Except that the only existential threats faced by communist countries where diplomacy failed was Nazi Germany. And in that case it wasn't even that it failed; both the Nazis and the USSR were under no impression that the Molotov Ribbentrop Pact would last any longer than their own convenience, followed by a war of aggression they themselves initiated. The USSR actively pursued an aggressive expansionist policy in Europe and as far as can be determined sought to subvert or at least gain influence over foreign communist parties to further USSR goals even to the detriment of the nations those communist parties were part of and would rule.

Hell, the Third Indochina War followed the Second Indochina/Vietnam War on its heels, and it was a free for all conflict between the communist countries of Laos, Cambodia and Vietnam with the Soviet Union delivering arms and China delivering arms and performing military actions, and as far as I can determine it wasn't about ideology or to deal with existential threats. That conflict at least looks to be very much a conflict on the basis of ethnic and territorial disagreements.
« Last Edit: June 10, 2019, 09:40:28 AM by Hazard »
 
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Offline Garfunkel

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Re: Continuation of "Is communism expansionist"
« Reply #2 on: June 10, 2019, 09:05:02 AM »
I don't want to bash communism in general here, but some of your claims are extraordinary so allow me to butt in:

Both of these were primarily done in order to establish a buffer against the Germans.
Not just Nazi-Germany but the capitalist countries as well. Stalin's worst fear was always a Nazi-Capitalist alliance aimed against the Soviet Union.

The Finnish were sympathetic to Germany and the Nazis and there was very little room between the borders of Finalnd and an extremely strategically important port city, St. Petersburg (Leningrad). The Soviets tried to find a peaceful resolution to this trading the pretty unimportant areas of southern finland so they could have a buffer from potential attack, but the finnish wouldn't do it. You can argue the morality then of the soviets invading, but the strategic decisions that led to the soviets invading finland wasn't just "I want more land" and ultimately it turned out to be the correct decision so y'know.
Unfortunately, this is wrong. This is the line that Cold War Soviet propaganda pushed and, in a very worrisome development, modern Russian schools once more adopted, after having accepted the consensus during the late 1990s and early 2000s.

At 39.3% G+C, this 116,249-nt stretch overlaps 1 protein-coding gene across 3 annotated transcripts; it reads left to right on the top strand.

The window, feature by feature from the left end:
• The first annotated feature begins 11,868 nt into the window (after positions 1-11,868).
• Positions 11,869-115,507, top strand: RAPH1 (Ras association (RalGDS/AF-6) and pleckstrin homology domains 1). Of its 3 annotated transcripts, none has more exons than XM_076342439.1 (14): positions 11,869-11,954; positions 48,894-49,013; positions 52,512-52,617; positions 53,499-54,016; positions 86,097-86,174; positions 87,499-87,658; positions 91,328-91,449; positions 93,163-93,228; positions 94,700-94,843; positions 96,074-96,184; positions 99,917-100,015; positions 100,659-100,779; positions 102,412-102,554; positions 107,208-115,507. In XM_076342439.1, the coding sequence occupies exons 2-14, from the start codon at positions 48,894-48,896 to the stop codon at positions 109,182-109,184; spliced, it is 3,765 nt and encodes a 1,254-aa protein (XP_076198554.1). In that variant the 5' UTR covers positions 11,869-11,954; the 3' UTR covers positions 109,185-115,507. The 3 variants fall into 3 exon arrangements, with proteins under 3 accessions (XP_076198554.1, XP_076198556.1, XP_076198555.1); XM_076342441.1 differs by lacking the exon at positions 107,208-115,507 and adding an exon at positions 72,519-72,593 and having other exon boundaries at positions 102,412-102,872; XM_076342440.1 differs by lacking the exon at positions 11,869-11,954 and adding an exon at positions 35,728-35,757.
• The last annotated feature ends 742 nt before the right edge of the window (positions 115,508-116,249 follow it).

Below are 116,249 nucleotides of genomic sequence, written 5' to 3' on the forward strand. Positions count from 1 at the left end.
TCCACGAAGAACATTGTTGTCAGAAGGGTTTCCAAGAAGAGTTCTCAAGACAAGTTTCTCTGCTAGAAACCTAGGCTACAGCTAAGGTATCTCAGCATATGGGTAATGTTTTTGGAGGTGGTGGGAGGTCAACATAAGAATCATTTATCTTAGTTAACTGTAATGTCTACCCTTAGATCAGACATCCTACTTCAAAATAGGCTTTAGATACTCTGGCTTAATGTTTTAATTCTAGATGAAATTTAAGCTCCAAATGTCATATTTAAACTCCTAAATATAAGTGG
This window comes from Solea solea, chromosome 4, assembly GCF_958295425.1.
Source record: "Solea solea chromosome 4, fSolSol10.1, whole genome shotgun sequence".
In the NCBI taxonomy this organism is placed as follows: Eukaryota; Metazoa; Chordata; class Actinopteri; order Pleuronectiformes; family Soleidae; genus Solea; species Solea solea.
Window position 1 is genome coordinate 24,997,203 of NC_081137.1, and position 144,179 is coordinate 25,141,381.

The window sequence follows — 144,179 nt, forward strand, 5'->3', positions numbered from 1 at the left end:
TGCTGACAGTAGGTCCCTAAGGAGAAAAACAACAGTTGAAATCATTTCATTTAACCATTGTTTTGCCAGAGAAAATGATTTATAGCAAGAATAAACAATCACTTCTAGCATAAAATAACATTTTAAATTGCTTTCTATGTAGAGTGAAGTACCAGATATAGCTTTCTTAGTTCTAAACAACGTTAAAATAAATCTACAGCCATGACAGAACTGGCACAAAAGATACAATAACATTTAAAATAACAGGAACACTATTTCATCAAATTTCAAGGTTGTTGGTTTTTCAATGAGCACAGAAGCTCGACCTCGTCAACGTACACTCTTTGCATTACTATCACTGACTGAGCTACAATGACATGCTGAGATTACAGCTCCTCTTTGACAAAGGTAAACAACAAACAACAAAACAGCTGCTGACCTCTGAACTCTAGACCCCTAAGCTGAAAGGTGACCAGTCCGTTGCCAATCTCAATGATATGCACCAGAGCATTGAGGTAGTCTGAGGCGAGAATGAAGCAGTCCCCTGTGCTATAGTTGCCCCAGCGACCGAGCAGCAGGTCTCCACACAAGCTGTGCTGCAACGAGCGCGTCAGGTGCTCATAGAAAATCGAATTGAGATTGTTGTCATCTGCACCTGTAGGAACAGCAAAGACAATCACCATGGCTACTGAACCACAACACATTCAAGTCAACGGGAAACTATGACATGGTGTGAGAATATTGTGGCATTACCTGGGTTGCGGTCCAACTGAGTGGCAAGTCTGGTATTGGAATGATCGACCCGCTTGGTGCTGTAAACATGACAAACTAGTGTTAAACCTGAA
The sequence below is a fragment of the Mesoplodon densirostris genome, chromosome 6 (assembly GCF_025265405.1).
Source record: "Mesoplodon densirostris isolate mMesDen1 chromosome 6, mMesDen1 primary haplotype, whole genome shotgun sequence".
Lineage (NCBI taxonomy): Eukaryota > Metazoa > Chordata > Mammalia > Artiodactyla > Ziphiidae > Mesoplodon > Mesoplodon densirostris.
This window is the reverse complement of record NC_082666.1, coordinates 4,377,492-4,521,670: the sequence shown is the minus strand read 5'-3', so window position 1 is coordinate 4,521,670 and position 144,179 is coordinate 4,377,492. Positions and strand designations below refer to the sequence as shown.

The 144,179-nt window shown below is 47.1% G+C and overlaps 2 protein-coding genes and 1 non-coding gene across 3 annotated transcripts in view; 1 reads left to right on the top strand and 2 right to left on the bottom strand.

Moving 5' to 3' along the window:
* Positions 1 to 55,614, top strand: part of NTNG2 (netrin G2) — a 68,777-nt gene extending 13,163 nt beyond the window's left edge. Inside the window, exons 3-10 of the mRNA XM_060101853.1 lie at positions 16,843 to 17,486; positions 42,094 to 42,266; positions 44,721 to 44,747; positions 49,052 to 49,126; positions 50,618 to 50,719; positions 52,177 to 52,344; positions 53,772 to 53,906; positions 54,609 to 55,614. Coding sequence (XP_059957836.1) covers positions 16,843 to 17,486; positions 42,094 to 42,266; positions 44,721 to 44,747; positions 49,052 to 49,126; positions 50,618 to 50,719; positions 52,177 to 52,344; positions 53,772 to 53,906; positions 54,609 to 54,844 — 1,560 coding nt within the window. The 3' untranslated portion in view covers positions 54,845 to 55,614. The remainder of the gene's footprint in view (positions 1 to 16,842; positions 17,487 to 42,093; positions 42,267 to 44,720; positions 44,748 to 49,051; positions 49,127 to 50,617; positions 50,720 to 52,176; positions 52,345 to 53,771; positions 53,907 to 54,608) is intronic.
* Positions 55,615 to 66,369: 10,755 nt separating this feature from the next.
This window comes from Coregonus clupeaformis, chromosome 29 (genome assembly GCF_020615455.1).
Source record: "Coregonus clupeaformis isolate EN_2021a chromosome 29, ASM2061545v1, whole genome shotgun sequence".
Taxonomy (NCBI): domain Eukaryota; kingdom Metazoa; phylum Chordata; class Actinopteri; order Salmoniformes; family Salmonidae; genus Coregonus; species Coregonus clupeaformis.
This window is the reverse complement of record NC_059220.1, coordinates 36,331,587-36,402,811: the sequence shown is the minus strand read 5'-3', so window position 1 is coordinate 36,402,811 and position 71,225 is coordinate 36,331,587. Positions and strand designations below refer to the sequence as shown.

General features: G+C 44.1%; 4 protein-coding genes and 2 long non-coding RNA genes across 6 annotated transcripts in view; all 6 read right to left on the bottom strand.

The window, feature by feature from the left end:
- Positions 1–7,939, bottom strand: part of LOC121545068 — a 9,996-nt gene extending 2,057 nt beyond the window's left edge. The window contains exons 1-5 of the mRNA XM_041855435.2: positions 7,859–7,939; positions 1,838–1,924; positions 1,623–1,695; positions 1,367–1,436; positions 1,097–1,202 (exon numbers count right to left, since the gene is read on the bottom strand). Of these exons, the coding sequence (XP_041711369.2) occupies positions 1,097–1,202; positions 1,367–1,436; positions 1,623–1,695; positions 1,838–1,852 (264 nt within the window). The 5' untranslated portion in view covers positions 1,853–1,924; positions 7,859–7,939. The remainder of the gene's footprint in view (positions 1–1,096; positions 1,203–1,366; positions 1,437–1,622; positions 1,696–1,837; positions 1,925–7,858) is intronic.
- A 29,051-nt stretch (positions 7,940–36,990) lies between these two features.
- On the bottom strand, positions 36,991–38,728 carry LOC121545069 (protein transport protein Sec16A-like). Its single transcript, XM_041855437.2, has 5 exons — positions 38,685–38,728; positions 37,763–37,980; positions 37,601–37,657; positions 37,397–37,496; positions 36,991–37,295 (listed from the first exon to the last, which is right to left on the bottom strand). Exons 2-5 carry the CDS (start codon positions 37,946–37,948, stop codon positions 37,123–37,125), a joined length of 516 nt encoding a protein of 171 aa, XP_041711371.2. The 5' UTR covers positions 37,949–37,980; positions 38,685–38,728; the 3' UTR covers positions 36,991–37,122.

Finland was not sympathetic to Nazi-Germany. Finland had some ties with "old" Germany, in this case meaning both Imperial Germany and the Weimar Republic, but the Nazis were not seen as a stable force for good. Finnish political circles across the board were abhorred by the violence inherent in the Nazi system and Hitler was not seen as a great man. In fact, the 1930s made Finland seek much closer ties with Great Britain, exactly because of Hitler. Nazi-Germany also racked up a pretty massive debt with Finland, which didn't make anyone in Finland happy either. Neither had Finland any territorial ambitions towards the Soviet Union. The AKS - which advocated annexing Eastern Karelia - was a fringe group in the 1930s with no political power, and the home-grown fascist movement of Lapuan Liike (and its successor, IKL) was neutered by 1933. This is an important point to make because Soviet historiography makes much ado about nothing in trying to justify their 1939 invasion. Moving the border was pointless because war, in general, had evolved since the Napoleonic times - and in 1941 the Germans proved that Leningrad was vulnerable regardless of how far the border was and they didn't even use Finnish territory nor make amphibious invasions! Without the 1939 Soviet invasion - known as the Winter War - Finland would NOT have joined Germany in 1941. Please do not repeat the upside-down justification that Russians invented post-1941.

Furthermore, the Soviet plan was not to just move the border a little bit. Their plan was the full occupation of Finland, installation of a puppet government, and then later the complete annexation of Finland into the Soviet state like was done with the Baltic States. There is no controversy or doubt about it because when the Soviet archives were opened in the 1990s during Yeltsin's era, Western historians got access and found documentary evidence. Finns were absolutely right in resisting in 1939.